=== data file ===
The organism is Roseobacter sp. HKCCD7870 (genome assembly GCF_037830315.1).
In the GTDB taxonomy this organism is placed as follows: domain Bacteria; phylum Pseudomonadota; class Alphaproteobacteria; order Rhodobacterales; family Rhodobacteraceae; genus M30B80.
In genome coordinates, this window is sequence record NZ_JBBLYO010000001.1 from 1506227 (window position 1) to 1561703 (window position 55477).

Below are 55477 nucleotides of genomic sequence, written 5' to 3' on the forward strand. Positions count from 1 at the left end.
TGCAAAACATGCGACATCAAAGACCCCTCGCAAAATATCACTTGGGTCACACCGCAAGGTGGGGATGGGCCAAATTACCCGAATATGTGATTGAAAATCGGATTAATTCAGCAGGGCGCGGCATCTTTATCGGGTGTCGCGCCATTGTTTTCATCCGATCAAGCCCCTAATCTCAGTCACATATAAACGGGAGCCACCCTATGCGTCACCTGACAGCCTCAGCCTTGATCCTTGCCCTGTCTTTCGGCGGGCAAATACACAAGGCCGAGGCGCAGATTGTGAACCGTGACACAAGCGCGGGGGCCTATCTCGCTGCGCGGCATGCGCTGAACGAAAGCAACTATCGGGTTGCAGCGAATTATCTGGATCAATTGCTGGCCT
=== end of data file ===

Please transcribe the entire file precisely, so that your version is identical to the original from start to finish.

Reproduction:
The organism is Roseobacter sp. HKCCD7870 (genome assembly GCF_037830315.1).
In the GTDB taxonomy this organism is placed as follows: domain Bacteria; phylum Pseudomonadota; class Alphaproteobacteria; order Rhodobacterales; family Rhodobacteraceae; genus M30B80.
In genome coordinates, this window is sequence record NZ_JBBLYO010000001.1 from 1506227 (window position 1) to 1561703 (window position 55477).

Below are 55477 nucleotides of genomic sequence, written 5' to 3' on the forward strand. Positions count from 1 at the left end.
TGCAAAACATGCGACATCAAAGACCCCTCGCAAAATATCACTTGGGTCACACCGCAAGGTGGGGATGGGCCAAATTACCCGAATATGTGATTGAAAATCGGATTAATTCAGCAGGGCGCGGCATCTTTATCGGGTGTCGCGCCATTGTTTTCATCCGATCAAGCCCCTAATCTCAGTCACATATAAACGGGAGCCACCCTATGCGTCACCTGACAGCCTCAGCCTTGATCCTTGCCCTGTCTTTCGGCGGGCAAATACACAAGGCCGAGGCGCAGATTGTGAACCGTGACACAAGCGCGGGGGCCTATCTCGCTGCGCGGCATGCGCTGAACGAAAGCAACTATCGGGTTGCAGCGAATTATCTGGATCAATTGCTGGCCT